TL:DR #9 Police Powers, Thailand and Global Policing Policies

TL:DR Newsletter #9 Cover

Thailand and the world has witnessed a high-profile tragic case under which a senior police officer has been charged with alleged murder of a suspect in a drug investigation [1]. It must be noted that aside from the wrongful loss of the victim through suffocation, family members and friends will also have suffered pain from the circumstance and also the media and social scrutiny that ensued. This article is therefore written with acknowledgment of the sensitivity of the issue and will avoid the sensationalism and indelicate manner which is used by many media forums and the commenters in the forums under the articles to report and comment on crime, often seemingly without regard for balance or dignity.

It is further important to recognize when analysing a crime and potential meaning in a social and legal development context, that crime is unfortunately prevalent across the globe in varying degrees and although statistics and data measurements never compensate the victims of crime, such analysis is exceptionally valuable in understanding, in a wide context, the patterns of global crime and how this correlates to governance [2]. Thailand as a country and its non-criminal majority population therefore cannot be ‘singled out’ because of one high profile crime case. Notwithstanding, the governance of Thailand must be subject to scrutiny from as many quarters as possible given the nature of connected allegations to the case: police corrupt activities, unusual wealth and alleged conspiracy to extort suspects and cover up torture and the death of the victim [3]

Most lawyers at some point have at least studied and experienced some exposure to the practice of criminal law even if they have gone on to become corporate lawyers, left law altogether or never touched criminal law in any aspect again. Such lawyers will on the most part, likely retain an interest in how criminal law policies and policing is managed in relation to where they live, where their families live and for a general concern as to safety in the community, as a bare minimum. Other lawyers have immersed themselves in criminal law and criminology, and have committed most of their lives dedicated to trying to make a marginal difference in the manner in which matters of crime are dealt with, either through victim support [4], state prosecutions [5], perpetrator defense or death row appeals and postponements [6].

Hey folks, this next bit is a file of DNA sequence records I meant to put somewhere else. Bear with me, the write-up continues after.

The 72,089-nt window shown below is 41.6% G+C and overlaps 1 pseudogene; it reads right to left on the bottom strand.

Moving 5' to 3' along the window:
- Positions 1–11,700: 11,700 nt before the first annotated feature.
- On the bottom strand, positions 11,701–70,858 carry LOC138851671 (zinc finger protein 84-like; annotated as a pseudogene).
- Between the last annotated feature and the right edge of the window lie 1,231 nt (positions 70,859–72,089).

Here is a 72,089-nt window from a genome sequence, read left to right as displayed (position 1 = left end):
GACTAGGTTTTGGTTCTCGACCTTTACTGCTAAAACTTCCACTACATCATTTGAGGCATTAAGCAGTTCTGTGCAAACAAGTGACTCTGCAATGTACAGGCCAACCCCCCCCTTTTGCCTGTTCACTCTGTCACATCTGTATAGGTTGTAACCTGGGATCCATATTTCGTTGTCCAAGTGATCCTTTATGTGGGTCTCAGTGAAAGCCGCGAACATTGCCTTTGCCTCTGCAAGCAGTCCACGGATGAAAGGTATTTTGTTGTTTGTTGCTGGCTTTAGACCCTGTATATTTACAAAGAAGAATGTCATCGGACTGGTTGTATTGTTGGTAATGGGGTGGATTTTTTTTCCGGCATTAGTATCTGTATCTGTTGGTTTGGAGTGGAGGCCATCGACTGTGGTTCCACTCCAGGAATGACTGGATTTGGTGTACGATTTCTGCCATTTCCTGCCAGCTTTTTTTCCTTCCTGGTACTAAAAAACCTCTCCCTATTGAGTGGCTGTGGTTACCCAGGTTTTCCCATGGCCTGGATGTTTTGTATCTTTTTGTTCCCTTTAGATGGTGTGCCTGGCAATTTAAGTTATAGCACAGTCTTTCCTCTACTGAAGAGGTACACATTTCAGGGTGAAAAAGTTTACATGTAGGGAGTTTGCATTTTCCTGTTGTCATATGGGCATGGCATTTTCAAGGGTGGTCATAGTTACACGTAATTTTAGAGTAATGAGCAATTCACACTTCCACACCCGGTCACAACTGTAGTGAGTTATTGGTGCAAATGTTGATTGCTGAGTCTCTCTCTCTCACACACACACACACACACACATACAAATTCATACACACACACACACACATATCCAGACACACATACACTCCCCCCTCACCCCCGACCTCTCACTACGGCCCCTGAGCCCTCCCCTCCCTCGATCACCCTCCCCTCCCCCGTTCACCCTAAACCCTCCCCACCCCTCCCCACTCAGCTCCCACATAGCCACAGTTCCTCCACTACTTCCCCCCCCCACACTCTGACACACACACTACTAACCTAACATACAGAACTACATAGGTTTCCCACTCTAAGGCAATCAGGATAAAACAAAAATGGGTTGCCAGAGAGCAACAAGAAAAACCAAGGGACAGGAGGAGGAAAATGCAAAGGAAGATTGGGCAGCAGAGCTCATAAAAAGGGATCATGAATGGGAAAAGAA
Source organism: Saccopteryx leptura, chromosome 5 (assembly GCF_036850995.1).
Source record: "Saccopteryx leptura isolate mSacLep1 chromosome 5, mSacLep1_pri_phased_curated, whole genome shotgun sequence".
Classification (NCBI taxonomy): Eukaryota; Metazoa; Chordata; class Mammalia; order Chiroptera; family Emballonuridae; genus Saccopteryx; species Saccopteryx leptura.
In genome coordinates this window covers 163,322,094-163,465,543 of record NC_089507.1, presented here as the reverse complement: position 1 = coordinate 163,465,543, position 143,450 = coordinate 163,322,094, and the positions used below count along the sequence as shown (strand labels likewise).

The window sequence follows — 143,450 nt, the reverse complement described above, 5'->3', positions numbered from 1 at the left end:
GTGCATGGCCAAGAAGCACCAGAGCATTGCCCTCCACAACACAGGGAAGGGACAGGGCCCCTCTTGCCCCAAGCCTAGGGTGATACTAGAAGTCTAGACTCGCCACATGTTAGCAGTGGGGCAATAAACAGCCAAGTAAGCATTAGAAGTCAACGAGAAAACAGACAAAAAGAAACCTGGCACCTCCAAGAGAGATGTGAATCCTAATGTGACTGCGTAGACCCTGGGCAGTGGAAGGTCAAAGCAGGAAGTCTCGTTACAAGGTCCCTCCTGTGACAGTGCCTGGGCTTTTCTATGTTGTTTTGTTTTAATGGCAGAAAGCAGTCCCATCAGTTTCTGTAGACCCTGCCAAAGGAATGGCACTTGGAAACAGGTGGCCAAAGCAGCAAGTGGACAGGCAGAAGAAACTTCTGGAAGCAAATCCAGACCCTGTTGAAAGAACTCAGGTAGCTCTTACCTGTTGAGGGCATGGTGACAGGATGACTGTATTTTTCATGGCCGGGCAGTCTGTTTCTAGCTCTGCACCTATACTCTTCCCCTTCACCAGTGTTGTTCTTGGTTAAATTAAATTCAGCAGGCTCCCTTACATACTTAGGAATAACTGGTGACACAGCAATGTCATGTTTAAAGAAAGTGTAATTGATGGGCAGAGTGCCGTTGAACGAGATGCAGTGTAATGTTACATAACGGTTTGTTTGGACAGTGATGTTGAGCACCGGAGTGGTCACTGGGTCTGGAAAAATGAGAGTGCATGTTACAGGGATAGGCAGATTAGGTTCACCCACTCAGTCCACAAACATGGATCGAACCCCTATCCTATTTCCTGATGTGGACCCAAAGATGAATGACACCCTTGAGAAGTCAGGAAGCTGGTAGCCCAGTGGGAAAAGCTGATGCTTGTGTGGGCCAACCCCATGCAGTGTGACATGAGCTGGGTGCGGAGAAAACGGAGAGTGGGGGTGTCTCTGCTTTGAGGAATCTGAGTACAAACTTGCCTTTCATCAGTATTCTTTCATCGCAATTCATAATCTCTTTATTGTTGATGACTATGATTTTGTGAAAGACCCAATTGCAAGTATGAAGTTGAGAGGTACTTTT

Aside from the special interest of lawyers, we as global and local community citizens are governed, without any choice at the time of our birth, on average with a miniscule influence as we reach adulthood unless we are involved in criminal policy making or implementation, by a set of laws which through states and multi-jurisdictional organizations, exert jurisdiction over us to determine whether our actions and those of others are criminal.

This, together with the fear that a ‘crime may happen to us’ or that ‘we are capable of committing a crime’ if our minds are affected by an event, a wish to be better than others at their expense beyond limit, or a series of damaging circumstances – as set out in exceptionally well written and the continually acclaimed “Crime and Punishment” by Fyodor Dostoevsky in 1866 [7], is why when the click rates in the modern world, and the historical global attention to matters of crime have always been high. If a newspaper or social media outlet wants to gain readers, online or in print, a crime with all its gory and seductive detail is almost a guarantee of success for a certain period of time, which is stated by some studies to be a reflection of fear [8].